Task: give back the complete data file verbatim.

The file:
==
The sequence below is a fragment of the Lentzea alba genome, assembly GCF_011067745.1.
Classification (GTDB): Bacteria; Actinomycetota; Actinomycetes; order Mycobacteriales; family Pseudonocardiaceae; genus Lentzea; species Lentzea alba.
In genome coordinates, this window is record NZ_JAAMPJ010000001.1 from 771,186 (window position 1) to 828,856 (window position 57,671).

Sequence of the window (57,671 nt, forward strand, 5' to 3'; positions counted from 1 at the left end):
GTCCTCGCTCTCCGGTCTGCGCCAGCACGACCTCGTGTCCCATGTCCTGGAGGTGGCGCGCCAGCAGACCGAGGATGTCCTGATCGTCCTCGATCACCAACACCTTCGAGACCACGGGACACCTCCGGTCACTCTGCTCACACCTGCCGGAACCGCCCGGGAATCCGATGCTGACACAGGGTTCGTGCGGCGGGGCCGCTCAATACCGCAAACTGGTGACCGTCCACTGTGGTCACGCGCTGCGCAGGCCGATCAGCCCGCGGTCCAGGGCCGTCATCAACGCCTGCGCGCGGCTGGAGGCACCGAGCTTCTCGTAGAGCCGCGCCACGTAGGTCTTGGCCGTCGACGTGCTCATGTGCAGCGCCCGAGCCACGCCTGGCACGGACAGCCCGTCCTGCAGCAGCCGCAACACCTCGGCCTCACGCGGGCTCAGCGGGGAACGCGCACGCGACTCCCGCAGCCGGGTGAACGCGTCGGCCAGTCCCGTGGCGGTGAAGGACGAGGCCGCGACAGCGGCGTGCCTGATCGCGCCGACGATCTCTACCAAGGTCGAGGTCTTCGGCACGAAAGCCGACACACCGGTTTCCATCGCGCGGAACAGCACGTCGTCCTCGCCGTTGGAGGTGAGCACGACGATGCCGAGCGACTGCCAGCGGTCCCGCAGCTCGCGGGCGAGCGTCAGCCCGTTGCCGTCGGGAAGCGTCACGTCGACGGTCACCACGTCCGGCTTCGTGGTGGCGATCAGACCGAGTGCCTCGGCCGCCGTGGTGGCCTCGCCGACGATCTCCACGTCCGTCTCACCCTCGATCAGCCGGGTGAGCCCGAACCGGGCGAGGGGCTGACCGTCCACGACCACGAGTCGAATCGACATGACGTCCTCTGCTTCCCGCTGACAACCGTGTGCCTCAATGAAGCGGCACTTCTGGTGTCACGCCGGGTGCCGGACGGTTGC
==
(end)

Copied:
The sequence below is a fragment of the Lentzea alba genome, assembly GCF_011067745.1.
Classification (GTDB): Bacteria; Actinomycetota; Actinomycetes; order Mycobacteriales; family Pseudonocardiaceae; genus Lentzea; species Lentzea alba.
In genome coordinates, this window is record NZ_JAAMPJ010000001.1 from 771,186 (window position 1) to 828,856 (window position 57,671).

Sequence of the window (57,671 nt, forward strand, 5' to 3'; positions counted from 1 at the left end):
GTCCTCGCTCTCCGGTCTGCGCCAGCACGACCTCGTGTCCCATGTCCTGGAGGTGGCGCGCCAGCAGACCGAGGATGTCCTGATCGTCCTCGATCACCAACACCTTCGAGACCACGGGACACCTCCGGTCACTCTGCTCACACCTGCCGGAACCGCCCGGGAATCCGATGCTGACACAGGGTTCGTGCGGCGGGGCCGCTCAATACCGCAAACTGGTGACCGTCCACTGTGGTCACGCGCTGCGCAGGCCGATCAGCCCGCGGTCCAGGGCCGTCATCAACGCCTGCGCGCGGCTGGAGGCACCGAGCTTCTCGTAGAGCCGCGCCACGTAGGTCTTGGCCGTCGACGTGCTCATGTGCAGCGCCCGAGCCACGCCTGGCACGGACAGCCCGTCCTGCAGCAGCCGCAACACCTCGGCCTCACGCGGGCTCAGCGGGGAACGCGCACGCGACTCCCGCAGCCGGGTGAACGCGTCGGCCAGTCCCGTGGCGGTGAAGGACGAGGCCGCGACAGCGGCGTGCCTGATCGCGCCGACGATCTCTACCAAGGTCGAGGTCTTCGGCACGAAAGCCGACACACCGGTTTCCATCGCGCGGAACAGCACGTCGTCCTCGCCGTTGGAGGTGAGCACGACGATGCCGAGCGACTGCCAGCGGTCCCGCAGCTCGCGGGCGAGCGTCAGCCCGTTGCCGTCGGGAAGCGTCACGTCGACGGTCACCACGTCCGGCTTCGTGGTGGCGATCAGACCGAGTGCCTCGGCCGCCGTGGTGGCCTCGCCGACGATCTCCACGTCCGTCTCACCCTCGATCAGCCGGGTGAGCCCGAACCGGGCGAGGGGCTGACCGTCCACGACCACGAGTCGAATCGACATGACGTCCTCTGCTTCCCGCTGACAACCGTGTGCCTCAATGAAGCGGCACTTCTGGTGTCACGCCGGGTGCCGGACGGTTGC